Niraj: Which brings me to the last question, which is very connected to what you just said. Right. What were you measuring as primary KPIs when you were going through all of this? Right. And in this journey of scaling, how did the KPIs change? Because a lot of these KPIs would connect to a lot of things that you just mentioned.

Marti: Yeah, I was thinking a lot about that question, thinking back from when I first started to now and what has changed. And really a lot of the KPIs are similar in the sense of time to resolution, first-time resolution, time on a chat, things like that. But what I used to always say is, give me a metric, I’ll show you how to game it. Right. Like any one metric is going to not tell you the full story. So I think what evolved wasn’t necessarily introducing new KPIs, but rather looking at these KPIs in conjunction with each other. So while we saw that response times might be really great in a particular region, we might also see that their user effort scores are not good, their quality scores are missing a lot, and use those two together to have a better sense of how the business is doing. So you can have a full range view of the user experience as well as bringing in metrics and data from the actual tools. I think that was another change as well.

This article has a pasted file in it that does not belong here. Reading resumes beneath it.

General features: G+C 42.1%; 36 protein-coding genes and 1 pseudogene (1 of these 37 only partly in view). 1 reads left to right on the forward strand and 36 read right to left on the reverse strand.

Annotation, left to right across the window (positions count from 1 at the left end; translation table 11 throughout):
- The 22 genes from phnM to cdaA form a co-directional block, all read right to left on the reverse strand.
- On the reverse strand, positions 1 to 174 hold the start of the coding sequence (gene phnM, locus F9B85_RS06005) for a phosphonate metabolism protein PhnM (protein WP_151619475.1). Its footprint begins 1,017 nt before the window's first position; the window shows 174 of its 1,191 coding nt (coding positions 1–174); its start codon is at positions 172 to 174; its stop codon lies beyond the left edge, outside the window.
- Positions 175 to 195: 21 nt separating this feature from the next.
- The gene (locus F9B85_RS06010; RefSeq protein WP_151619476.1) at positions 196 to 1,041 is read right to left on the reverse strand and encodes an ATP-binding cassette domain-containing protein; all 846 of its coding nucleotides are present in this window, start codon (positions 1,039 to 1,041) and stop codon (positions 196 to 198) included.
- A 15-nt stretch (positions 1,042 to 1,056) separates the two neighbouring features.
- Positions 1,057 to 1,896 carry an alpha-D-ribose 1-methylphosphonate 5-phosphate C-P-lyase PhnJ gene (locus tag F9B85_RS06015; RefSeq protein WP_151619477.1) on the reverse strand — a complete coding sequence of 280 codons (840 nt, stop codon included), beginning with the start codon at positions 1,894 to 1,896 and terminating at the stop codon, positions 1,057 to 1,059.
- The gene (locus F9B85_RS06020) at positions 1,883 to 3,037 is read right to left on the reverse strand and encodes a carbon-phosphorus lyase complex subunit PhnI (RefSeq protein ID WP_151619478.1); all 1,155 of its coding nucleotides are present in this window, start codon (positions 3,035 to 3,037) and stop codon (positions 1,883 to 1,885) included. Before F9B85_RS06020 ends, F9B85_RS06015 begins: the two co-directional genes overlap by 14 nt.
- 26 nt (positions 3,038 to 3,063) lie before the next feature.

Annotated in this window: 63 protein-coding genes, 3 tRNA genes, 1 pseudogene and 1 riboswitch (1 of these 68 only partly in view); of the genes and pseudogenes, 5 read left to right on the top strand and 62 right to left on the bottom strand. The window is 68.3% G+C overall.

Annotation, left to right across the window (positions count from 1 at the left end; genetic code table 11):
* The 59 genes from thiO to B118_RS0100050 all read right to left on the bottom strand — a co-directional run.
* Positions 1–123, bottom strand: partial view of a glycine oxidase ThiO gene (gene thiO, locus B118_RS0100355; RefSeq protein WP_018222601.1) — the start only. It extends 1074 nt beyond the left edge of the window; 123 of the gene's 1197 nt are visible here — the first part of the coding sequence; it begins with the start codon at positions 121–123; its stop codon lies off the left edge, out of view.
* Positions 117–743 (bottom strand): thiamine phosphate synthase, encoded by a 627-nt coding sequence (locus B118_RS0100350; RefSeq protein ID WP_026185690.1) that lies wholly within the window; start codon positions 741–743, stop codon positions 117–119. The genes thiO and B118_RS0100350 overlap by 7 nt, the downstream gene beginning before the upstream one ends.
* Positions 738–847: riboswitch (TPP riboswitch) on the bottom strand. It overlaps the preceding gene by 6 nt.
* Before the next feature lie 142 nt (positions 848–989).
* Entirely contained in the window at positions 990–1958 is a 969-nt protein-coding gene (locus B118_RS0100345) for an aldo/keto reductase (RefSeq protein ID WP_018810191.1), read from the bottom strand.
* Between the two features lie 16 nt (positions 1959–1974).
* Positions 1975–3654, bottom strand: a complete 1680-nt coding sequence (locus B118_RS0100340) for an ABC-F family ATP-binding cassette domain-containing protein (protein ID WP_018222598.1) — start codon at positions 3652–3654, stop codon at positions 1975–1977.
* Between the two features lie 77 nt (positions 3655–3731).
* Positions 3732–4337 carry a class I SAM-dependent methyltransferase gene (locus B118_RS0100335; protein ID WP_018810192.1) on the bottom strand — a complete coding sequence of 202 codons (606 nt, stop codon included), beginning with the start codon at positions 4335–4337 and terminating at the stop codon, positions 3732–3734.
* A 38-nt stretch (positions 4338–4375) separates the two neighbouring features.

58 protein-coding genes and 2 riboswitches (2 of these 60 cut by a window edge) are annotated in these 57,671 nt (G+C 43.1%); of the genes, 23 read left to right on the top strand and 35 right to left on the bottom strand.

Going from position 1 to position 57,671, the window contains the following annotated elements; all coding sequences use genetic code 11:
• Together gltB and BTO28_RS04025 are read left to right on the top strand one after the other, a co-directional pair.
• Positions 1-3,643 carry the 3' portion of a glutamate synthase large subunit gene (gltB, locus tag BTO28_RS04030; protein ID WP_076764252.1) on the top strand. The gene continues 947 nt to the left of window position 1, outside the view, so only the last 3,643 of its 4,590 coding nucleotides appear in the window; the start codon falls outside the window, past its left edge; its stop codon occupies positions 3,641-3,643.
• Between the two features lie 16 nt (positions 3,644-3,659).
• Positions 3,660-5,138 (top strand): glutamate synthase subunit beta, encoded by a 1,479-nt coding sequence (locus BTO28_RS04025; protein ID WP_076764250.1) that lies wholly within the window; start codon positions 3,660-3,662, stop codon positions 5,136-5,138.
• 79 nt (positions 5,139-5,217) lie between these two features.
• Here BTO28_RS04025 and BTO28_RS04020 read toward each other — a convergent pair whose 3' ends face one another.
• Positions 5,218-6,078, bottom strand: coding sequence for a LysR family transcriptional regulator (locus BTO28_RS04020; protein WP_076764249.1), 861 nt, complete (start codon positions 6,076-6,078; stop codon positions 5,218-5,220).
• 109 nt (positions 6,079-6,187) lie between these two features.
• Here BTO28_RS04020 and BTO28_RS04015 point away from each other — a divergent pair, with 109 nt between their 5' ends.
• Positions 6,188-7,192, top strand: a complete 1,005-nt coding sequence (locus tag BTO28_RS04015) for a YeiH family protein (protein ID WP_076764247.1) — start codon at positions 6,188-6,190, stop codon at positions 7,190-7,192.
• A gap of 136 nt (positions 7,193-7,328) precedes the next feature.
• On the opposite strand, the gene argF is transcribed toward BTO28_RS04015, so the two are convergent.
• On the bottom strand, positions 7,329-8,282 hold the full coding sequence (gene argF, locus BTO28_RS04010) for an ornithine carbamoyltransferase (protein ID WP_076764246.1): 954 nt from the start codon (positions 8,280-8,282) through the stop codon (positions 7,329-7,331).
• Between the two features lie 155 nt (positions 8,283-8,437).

Niraj: So that makes a lot of sense. Right. So probably the learnings are not in working with new KPIs, but discovering the interconnectedness of the KPIs and the interdependencies. That is probably where a lot of these nerd links lie.

Marti: Yeah. And that’s where a lot of technology tends to fail, is trying to connect these data points together. You might know really well what your user effort score is, but if that’s going into the wrong database that the rest of your operational metrics are, how do you tie those together to get the complete picture?

Niraj: Makes sense. That’s all I had for today. Marty, great talking to you. I think lots of learnings for me personally and for the audience too.

Marti: Well, thank you so much for having me. It’s been a pleasure.

Niraj: Thank you, Marti.